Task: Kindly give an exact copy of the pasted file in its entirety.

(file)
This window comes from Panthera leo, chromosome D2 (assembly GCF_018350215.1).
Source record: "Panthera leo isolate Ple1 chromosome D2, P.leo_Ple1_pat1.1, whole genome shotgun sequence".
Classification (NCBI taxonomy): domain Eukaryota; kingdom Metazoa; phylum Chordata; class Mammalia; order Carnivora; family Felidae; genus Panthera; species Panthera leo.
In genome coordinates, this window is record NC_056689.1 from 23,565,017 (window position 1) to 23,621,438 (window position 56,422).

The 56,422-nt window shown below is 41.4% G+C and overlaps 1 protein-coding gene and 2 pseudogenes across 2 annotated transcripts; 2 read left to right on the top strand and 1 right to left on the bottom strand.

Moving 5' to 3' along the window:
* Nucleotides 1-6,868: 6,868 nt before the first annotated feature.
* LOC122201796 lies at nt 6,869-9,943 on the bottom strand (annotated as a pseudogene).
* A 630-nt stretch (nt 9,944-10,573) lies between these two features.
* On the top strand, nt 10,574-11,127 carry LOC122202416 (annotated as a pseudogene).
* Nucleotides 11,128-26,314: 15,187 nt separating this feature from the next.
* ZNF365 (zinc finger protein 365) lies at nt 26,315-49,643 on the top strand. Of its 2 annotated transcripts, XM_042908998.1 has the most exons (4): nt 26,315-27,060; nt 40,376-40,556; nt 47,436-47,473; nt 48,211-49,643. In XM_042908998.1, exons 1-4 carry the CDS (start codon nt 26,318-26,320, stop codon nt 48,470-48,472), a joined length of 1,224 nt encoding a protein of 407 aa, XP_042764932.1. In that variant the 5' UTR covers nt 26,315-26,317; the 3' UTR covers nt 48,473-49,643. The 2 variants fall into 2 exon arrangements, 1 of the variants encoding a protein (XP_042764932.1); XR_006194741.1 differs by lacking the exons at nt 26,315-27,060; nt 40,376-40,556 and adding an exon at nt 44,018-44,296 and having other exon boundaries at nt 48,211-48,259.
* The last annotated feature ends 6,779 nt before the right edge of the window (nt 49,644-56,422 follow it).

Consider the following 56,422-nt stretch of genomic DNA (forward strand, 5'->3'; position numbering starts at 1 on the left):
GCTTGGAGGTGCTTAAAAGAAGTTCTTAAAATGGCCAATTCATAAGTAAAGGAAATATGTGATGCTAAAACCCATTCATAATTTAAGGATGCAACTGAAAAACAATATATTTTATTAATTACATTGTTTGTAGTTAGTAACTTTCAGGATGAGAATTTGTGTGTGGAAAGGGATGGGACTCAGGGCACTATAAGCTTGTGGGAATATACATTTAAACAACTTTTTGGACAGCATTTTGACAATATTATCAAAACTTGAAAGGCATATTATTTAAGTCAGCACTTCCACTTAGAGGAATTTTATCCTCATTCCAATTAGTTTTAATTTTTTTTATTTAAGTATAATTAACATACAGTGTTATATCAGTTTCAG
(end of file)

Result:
This window comes from Panthera leo, chromosome D2 (assembly GCF_018350215.1).
Source record: "Panthera leo isolate Ple1 chromosome D2, P.leo_Ple1_pat1.1, whole genome shotgun sequence".
Classification (NCBI taxonomy): domain Eukaryota; kingdom Metazoa; phylum Chordata; class Mammalia; order Carnivora; family Felidae; genus Panthera; species Panthera leo.
In genome coordinates, this window is record NC_056689.1 from 23,565,017 (window position 1) to 23,621,438 (window position 56,422).

The 56,422-nt window shown below is 41.4% G+C and overlaps 1 protein-coding gene and 2 pseudogenes across 2 annotated transcripts; 2 read left to right on the top strand and 1 right to left on the bottom strand.

Moving 5' to 3' along the window:
* Nucleotides 1-6,868: 6,868 nt before the first annotated feature.
* LOC122201796 lies at nt 6,869-9,943 on the bottom strand (annotated as a pseudogene).
* A 630-nt stretch (nt 9,944-10,573) lies between these two features.
* On the top strand, nt 10,574-11,127 carry LOC122202416 (annotated as a pseudogene).
* Nucleotides 11,128-26,314: 15,187 nt separating this feature from the next.
* ZNF365 (zinc finger protein 365) lies at nt 26,315-49,643 on the top strand. Of its 2 annotated transcripts, XM_042908998.1 has the most exons (4): nt 26,315-27,060; nt 40,376-40,556; nt 47,436-47,473; nt 48,211-49,643. In XM_042908998.1, exons 1-4 carry the CDS (start codon nt 26,318-26,320, stop codon nt 48,470-48,472), a joined length of 1,224 nt encoding a protein of 407 aa, XP_042764932.1. In that variant the 5' UTR covers nt 26,315-26,317; the 3' UTR covers nt 48,473-49,643. The 2 variants fall into 2 exon arrangements, 1 of the variants encoding a protein (XP_042764932.1); XR_006194741.1 differs by lacking the exons at nt 26,315-27,060; nt 40,376-40,556 and adding an exon at nt 44,018-44,296 and having other exon boundaries at nt 48,211-48,259.
* The last annotated feature ends 6,779 nt before the right edge of the window (nt 49,644-56,422 follow it).

Consider the following 56,422-nt stretch of genomic DNA (forward strand, 5'->3'; position numbering starts at 1 on the left):
GCTTGGAGGTGCTTAAAAGAAGTTCTTAAAATGGCCAATTCATAAGTAAAGGAAATATGTGATGCTAAAACCCATTCATAATTTAAGGATGCAACTGAAAAACAATATATTTTATTAATTACATTGTTTGTAGTTAGTAACTTTCAGGATGAGAATTTGTGTGTGGAAAGGGATGGGACTCAGGGCACTATAAGCTTGTGGGAATATACATTTAAACAACTTTTTGGACAGCATTTTGACAATATTATCAAAACTTGAAAGGCATATTATTTAAGTCAGCACTTCCACTTAGAGGAATTTTATCCTCATTCCAATTAGTTTTAATTTTTTTTATTTAAGTATAATTAACATACAGTGTTATATCAGTTTCAG